perforation and infection

49

What is the sonographic appearance of meconium ileus?

echogenic small bowel

50

When is the migration of the kidney to the abdomen complete?

9 weeks

51

What causes pelvic kidneys?

can be physical or hormonal

52

What are horseshoe kidneys?

inferior portion fuses early on

53

When should the kidneys and the bladder be seen?

15 weeks

54
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bubble sign

55

When should the renal cortex and medulla be differentiated?

25 weeks

56
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bubble sign

57
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Cross-over fusion kidneys

58

What happens with bilateral renal agenesis?

olighydramnios usuually resulting in miscarriage - always fatal

59

What is Potter's type 2?

multicystic dysplastic kidneys

60
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Urachal fistula

61
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Urachal fistula

62

What is a urichal fistula?

Urachus doesn't close and belly button leaks urin

63
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Urachal cyst

64
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Urachal cyst

65
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Unilateral renal agenesis

66
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Mesoblastic Nephroma AKA: fetal renal harmatoma & congenital Wilm's tumor

67
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Mesoblastic Nephroma AKA: fetal renal harmatoma & congenital Wilm's tumor

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Wilm's Tumor AKA: Nephroblastoma

69

What is mesoblastic nephroma?

Congenital Wilms' tumors

big benign mass usually expresses its self by 3 months

most common neonatal solid tumor

mostly in boys

70

What is Nephroblastoma?

wilms tumor

71

What is the most common malignant tumor of childhood?

Wilms tumor

72

At what age does wilms tumor usually occur?

commonly occurs at 3 yrs

73

what is a Urachus?

a fibrous cord that extends from the umbilicus to the bladder.

74

What is the sonographic appearance of Potter's type 2?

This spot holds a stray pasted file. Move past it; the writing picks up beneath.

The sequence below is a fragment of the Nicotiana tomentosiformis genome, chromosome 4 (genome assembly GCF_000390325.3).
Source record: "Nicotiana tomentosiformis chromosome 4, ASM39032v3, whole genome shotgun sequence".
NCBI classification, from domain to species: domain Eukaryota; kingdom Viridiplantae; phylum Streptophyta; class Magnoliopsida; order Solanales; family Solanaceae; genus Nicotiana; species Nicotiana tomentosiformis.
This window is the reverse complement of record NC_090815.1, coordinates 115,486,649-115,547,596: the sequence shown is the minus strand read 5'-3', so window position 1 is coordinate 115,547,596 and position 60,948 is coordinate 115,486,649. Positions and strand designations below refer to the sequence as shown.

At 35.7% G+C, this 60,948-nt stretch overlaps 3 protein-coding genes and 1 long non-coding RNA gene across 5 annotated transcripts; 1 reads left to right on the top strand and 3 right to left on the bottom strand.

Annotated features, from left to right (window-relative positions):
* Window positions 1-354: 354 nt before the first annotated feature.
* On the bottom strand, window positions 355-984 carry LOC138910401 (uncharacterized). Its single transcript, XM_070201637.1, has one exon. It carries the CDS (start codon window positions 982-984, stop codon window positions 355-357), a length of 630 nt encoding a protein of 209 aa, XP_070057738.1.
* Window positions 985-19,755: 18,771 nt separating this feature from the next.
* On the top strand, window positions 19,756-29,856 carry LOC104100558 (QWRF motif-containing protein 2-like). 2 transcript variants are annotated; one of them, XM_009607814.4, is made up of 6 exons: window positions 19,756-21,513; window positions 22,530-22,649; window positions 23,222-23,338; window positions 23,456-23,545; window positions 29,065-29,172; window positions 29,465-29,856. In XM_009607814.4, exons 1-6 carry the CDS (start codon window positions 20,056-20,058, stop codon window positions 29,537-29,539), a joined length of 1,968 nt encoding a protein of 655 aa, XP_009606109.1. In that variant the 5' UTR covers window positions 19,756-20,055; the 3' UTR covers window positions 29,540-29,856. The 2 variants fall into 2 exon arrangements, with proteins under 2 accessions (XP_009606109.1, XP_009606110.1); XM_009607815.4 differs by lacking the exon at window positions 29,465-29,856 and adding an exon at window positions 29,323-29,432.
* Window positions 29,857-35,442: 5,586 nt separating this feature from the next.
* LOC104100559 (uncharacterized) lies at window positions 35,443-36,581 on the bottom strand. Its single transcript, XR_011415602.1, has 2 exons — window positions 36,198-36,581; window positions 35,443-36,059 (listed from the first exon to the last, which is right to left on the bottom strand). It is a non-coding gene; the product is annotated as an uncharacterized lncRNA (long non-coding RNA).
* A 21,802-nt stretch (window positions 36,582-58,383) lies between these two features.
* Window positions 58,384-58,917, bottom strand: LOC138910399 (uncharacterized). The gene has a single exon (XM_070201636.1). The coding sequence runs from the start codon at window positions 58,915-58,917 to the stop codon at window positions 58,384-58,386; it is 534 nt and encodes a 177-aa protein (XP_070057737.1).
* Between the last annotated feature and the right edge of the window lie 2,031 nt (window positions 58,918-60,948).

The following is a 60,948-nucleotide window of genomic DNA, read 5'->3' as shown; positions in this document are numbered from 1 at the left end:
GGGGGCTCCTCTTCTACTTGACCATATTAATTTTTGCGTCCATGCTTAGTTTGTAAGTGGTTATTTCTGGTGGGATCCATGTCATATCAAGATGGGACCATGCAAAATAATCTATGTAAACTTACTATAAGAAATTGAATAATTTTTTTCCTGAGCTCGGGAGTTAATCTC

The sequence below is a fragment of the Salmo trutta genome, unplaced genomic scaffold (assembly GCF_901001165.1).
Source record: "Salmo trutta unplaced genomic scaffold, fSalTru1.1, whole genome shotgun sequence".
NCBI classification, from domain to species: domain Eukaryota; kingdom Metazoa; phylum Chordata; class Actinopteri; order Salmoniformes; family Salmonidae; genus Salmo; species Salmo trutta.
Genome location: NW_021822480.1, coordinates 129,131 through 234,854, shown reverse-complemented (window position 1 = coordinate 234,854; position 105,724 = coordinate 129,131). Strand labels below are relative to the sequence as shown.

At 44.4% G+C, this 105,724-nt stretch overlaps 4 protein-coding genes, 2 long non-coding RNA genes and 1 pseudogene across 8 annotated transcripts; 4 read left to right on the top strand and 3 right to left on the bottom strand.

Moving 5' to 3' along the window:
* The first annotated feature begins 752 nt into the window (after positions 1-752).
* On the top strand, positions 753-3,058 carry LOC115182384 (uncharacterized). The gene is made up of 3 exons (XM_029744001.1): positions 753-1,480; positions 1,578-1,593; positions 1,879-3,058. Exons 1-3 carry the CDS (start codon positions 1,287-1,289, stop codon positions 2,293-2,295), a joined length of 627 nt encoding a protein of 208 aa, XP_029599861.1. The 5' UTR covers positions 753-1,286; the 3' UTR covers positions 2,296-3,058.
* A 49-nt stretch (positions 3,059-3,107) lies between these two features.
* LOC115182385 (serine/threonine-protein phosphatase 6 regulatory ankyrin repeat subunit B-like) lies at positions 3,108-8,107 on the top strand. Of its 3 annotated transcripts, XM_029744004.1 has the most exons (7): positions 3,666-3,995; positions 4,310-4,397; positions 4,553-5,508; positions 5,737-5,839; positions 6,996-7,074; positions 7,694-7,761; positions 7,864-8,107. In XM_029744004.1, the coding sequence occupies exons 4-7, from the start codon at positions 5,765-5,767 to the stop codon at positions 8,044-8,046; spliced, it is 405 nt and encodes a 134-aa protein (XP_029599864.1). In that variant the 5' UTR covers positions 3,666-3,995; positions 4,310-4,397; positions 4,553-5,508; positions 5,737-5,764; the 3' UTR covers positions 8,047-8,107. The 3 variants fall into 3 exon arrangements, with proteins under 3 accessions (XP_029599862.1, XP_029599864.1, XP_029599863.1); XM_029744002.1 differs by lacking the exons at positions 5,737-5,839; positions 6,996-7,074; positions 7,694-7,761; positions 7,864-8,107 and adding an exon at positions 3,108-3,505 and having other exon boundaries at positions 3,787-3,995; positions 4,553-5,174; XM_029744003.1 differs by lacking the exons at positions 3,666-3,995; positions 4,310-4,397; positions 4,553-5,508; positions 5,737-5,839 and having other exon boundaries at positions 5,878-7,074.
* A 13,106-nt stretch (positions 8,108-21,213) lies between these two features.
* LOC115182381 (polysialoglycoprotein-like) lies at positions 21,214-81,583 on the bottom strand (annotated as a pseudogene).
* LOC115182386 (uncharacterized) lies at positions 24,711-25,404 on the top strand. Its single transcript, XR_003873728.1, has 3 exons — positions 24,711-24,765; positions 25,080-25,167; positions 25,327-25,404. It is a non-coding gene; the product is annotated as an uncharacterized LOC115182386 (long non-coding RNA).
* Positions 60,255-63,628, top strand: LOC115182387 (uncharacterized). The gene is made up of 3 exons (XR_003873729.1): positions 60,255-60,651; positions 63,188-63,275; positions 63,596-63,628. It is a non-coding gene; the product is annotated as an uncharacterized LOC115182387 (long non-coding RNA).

Severe oligohydramnios

Absent kidneys

Nondistended bladder

75

What is IPKD?

disorder associated with multiple bilateral cysts

76
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Infantile Polycystic Kidney Disease

77
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Infantile Polycystic Kidney Disease

78

What is another name for IPKD?

Potter Type 1

79
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Urachal cyst

80

Is IPKD recessive of dominant?

recessive

81

What are the 4 groups of IPKD?

Perinatal – renal failure in utero

Neonatal

Infantile

juvenile

82

When does neonatal IPKD occur?

within 1st month after birth

83

When does infantile IPKD occur?

3 - 6 months

84

When does juvenile IPKD occur?

1 - 5 years

85

What is the sonographic appearance of IPKD?

enlarged

hyperechoic

homogeneous hyoerechoic large kidneys

increased kidney AC

small bladder

loss of corticomedullary differentiation

86

What is Meckyl-Gruber syndrome?

  1. polucystic kidneys
  2. posterior encephalocoele/holoprosencephaly
  3. polydactyly
87

What is adult polycystic kidney disease?

large

echogenic

88

What age does APKD usually occur?

age 30 with hypertension

89

If one person has APKD what is the chance of passing it on to children?

50%

90

What is polycystic kidney disease?

auto dominant

family history

91

What is multicystic dysplastic kidneys?

disorder associated with unilateral cystic lesions

correspond to dilated collecting tubules

Enlarged

unilateral

nonfunctioning

92